IN A month’s time, millions of Britons will make a New Year’s resolution to lose weight. Over the next year, nearly 80 per cent of them will find this commitment too difficult and abandon it. UK governments of all colours have found it just as difficult to keep their fiscal promises over the last decade.
In 2010, George Osborne made a commitment to have the burden of government debt falling by 2015-16. He has all but acknowledged that he will break that commitment in tomorrow’s Autumn Statement. History will repeat itself: the previous government also ditched its fiscal rules in 2008 when the going got tough. When it comes to fiscal discipline, recent chancellors have lived by the maxim that “rules are made to be broken”. However, the real problem is that the rules themselves have been designed to fail.
The UK’s gross debt recently broke 80 per cent of GDP, after averaging only 40 per cent in the pre-crisis years from 2000 to 2007. Under the chancellor’s current plans, the Office of Budget Responsibility (OBR) forecasts gross debt to exceed 90 per cent of GDP by 2013-14. This is likely to be revised upward in the Autumn Statement.
Debt levels exceeding 85 to 90 per cent of GDP are bad for a number of reasons. They reduce the government’s flexibility to respond to contingencies, and also tend to encourage policies that amplify recessionary pain. More worryingly, there is research suggesting that debt levels over 90 per cent of GDP can lead to a reduction in economic growth of up to 1 percentage point per year. While that claim has been the subject of dispute among economists, it is prudent to stay out of any potential danger zone if possible.
Unfortunately, successive UK governments have only had surpluses large enough to reduce the country’s debt in six of the past 28 years. This is despite long periods of steady economic growth: between 2002 and 2008, debt rose from 37 to 44 per cent of GDP, even as the economy boomed.
We need to revise our current fiscal rules to lift the UK out of the danger zone and put public debt on a downward trajectory. The rules of the past decade have been easy to break because they have been so arbitrary. Gordon Brown’s golden rule required debt to stay below 40 per cent of GDP. It was a target with no good justification; as such it was relatively easy to abandon. Similarly, Osborne’s goal is to have debt falling as a percentage of GDP in 2015-16. That target will also be sacrificed in the face of, in the chancellor’s words, a Eurozone “crisis”, an oil price “shock” and “problems” in emerging markets.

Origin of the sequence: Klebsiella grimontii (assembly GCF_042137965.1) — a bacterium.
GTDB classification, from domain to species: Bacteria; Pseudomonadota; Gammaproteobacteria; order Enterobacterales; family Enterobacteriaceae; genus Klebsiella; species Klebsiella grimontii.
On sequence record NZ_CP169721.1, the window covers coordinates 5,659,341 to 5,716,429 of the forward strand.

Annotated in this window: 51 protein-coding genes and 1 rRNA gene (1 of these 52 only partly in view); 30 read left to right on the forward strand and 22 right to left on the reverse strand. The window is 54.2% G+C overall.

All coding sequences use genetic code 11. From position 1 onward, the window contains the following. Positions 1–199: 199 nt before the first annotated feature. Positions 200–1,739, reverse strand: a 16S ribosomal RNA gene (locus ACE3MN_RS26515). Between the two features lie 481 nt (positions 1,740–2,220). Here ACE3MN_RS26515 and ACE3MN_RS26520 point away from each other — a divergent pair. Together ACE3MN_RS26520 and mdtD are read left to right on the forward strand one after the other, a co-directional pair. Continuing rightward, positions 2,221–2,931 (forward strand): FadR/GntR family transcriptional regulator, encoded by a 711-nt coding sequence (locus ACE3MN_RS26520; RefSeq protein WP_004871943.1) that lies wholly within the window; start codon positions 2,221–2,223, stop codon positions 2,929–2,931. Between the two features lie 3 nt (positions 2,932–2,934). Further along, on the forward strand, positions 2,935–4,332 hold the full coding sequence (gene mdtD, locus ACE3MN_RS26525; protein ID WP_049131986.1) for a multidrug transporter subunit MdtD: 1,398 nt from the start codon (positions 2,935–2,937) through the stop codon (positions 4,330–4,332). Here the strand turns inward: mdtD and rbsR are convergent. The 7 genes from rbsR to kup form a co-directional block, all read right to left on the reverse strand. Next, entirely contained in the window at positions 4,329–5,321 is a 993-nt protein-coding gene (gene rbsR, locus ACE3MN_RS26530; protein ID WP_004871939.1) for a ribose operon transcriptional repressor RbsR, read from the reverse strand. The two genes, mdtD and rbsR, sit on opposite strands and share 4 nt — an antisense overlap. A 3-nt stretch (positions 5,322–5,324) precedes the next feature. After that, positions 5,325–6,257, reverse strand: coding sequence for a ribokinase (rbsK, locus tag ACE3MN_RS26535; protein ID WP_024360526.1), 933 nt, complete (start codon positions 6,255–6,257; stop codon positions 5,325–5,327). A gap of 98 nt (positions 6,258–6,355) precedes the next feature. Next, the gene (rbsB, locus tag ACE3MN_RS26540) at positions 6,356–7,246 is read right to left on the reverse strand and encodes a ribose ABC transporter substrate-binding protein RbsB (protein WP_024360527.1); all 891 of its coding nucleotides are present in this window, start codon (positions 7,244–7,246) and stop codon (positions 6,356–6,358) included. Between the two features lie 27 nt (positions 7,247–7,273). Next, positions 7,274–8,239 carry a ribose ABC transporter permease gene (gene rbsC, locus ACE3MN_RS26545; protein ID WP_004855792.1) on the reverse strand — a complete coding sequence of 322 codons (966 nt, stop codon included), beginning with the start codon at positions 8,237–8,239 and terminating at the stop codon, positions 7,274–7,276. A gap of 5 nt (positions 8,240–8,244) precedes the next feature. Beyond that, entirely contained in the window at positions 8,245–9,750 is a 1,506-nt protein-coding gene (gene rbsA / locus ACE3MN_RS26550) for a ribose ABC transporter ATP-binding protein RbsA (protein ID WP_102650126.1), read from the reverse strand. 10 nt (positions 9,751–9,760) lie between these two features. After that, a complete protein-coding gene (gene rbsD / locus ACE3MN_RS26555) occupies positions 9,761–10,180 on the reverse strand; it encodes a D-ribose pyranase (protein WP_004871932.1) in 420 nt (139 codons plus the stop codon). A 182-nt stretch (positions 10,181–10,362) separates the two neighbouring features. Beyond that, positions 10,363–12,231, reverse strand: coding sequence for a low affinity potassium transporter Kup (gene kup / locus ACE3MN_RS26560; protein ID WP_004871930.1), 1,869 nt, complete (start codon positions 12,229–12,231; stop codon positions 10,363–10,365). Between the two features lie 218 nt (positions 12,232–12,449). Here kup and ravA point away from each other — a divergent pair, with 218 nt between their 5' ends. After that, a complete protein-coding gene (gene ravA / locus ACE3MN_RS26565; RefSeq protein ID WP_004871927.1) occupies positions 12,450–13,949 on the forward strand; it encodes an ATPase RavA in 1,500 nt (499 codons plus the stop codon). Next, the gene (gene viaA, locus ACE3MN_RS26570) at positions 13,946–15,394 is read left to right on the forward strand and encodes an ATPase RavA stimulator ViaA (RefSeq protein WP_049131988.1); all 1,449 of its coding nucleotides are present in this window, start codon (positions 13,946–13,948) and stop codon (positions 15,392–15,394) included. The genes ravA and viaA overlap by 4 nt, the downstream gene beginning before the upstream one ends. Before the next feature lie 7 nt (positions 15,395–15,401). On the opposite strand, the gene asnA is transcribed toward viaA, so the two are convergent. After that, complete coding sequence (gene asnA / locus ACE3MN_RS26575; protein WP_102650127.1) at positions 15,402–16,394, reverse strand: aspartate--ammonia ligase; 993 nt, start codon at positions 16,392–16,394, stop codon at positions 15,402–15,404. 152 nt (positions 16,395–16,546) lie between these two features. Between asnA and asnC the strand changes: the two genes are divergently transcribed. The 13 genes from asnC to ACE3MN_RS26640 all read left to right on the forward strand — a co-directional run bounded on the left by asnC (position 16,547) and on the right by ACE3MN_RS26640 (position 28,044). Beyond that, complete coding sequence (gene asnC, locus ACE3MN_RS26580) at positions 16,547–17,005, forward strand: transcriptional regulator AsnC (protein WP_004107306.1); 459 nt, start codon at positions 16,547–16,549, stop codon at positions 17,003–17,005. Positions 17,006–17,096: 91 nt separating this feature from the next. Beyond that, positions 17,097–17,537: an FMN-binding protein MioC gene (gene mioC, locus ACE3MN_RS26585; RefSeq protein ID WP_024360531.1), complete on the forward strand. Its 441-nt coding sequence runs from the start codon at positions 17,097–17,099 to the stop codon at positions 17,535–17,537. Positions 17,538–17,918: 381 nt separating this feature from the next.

The UK needs a new fiscal rule that achieves long-run debt reduction, while still allowing governments the flexibility to respond to contingencies. Switzerland, for example, uses a rule that mandates a small surplus over the course of the business cycle. It has caused government debt to fall from 70 per cent of GDP in 2005 to 47 per cent in 2012, despite the financial crisis.
Brown’s golden rule was similar in that it required budget balance over the business cycle. Its flaw was that it excluded investment spending. That gave an opportunity for creative accounting, which kept deficits high and debt rising. A spending rule needs to be comprehensive and include all government expenditure to avoid that sort of gaming.
Essential to the success of a new rule will be the strength of the supporting institutions. This government has already recognised the importance of external oversight to fiscal discipline by setting up the OBR. This body has a role in monitoring the current fiscal targets, but those targets are Osborne’s to discard and change as he sees fit. The chancellor needs a new fiscal framework to set achievable, medium-run rules with the OBR. The present, short-term targets provide little constraint as they are so easily changed, while achieving long-run debt reduction requires an enduring commitment. With independent monitoring and enforcement, fiscal sustainability can be the OBR’s to enforce, and not the chancellor’s to abandon.
A long-run strategy is needed to ensure that the UK escapes from the present situation and avoids escalating debt in the future. Appropriate fiscal rules, supported and monitored by the right institutions, can achieve that.
James Zuccollo is an economist at the independent think tank Reform. Its research paper Long-term fiscal sustainability is available at www.reform.co.uk